January 16, 2018
Iranian President Hassan Rouhani, a moderate cleric, has entered a new phase in his confrontation with hard-line clergymen over a number of issues after the recent unrest across the country.
On Jan. 13, Tehran Friday prayer leader Kazem Sedighi, a hard-liner, reacted to the protests, saying, “The nation’s gathering [against the unrest] turned into a sea and cleaned the rubbish.” This description of the protesters as rubbish led to a series of criticisms from moderate and Reformist figures and consequently the president.
“A number of people protested in the streets; whoever protests is ‘dirt and dust’ or cows or calves or rubbish? Why do you speak like this? Why do you insult and treat society rudely?” Rouhani said in a direct reference to Sedighi on Jan. 14.
The Iranian president added, “You should speak accurately. Our nation is a big nation. There was a protest and it ended.”
Of note, following his disputed re-election in 2009, President Mahmoud Ahmadinejad provoked protesters by dismissing those who alleged vote fraud as "dirt and dust."
Meanwhile, Rouhani has come under attack for his remarks that no one is above criticism, not even the 12th Shiite imam, the Mahdi.
Twelver Shiite Islam holds that the Mahdi is in a state referred to as the "greater occultation" and is waiting to reappear to rule the world.
In a speech believed to have been influenced by the protests across Iran, Rouhani sought not to dismiss the protesters, saying Jan. 8, “Everyone should be criticized and there is no exception [to this principle]. All the officials in the country can be criticized. No one in the country is infallible. If one day the Hidden Imam [Mahdi] reappears, then we can criticize [him] too. … The Prophet [Muhammad] allowed [others] to criticize him. We don’t have anyone above the prophet in history.”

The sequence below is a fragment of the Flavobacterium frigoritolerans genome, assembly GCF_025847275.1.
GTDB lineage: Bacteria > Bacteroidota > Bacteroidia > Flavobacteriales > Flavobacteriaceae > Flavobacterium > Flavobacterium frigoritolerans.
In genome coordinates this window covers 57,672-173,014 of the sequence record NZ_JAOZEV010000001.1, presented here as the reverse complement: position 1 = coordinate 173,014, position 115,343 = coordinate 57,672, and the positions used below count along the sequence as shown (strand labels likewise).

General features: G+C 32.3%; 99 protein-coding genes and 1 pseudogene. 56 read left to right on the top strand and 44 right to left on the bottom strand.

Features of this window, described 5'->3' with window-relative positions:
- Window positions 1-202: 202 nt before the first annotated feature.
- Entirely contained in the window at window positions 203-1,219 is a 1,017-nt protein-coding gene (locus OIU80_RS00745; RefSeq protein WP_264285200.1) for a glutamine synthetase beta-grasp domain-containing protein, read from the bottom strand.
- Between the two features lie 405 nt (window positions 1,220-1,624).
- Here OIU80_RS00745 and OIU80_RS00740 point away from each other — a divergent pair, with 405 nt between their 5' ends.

Following these remarks, hard-line clerics said that criticizing Shiite imams, who are deemed infallible, would in effect mean that they are not in fact infallible. Rouhani’s defenders, however, said the president was trying to say that people can question imams in order to get an answer, just as the president and other officials in Iran can be questioned. Moderate Ayatollah Mohsen Gharavian said Jan. 15, “The goal of Mr. Rouhani in his recent remarks involving the critique of the infallible imams wasn’t equivalent to rejecting them, but rather meant the possibility of questioning them.”
In marked contrast, the influential Society of Seminary Teachers of Qom, headed by powerful cleric Ayatollah Mohammad Yazdi, issued a statement Jan. 14 saying the rejection of Muhammad and the imams’ infallibility "is in explicit opposition to Islam and the Shiite faith. … We strongly recommend that some officials refrain from entering issues related to [people’s] beliefs in their speeches.”
Ayatollah Mohammad-Taghi Mesbah Yazdi considered to be the spiritual father of the hard-liners — including conservative cleric Ebrahim Raisi, who lost to Rouhani in the 2017 presidential election — tweeted Jan. 15, “They are saying that people can criticize the infallible imams. … They said this not in [a distant country] but in the capital of the Islamic Republic of Iran. Now, with the presence of such [figures on the public stage], how much more should the Hidden Imam [Mahdi] suffer?”
Other hard-line and conservative clerics have joined the attacks on Rouhani. Mohsen Araki, a hard-line cleric, said Jan. 14, “Apparently, you have forgotten what you studied [at the seminary] when you were young. It is better now for you to focus on politics. When you don’t have the necessary knowledge, it is better to leave people’s beliefs alone.”
Following the ruckus over his remarks, the president’s office issued a statement Jan. 15 saying he never said the Shiite imams must be criticized.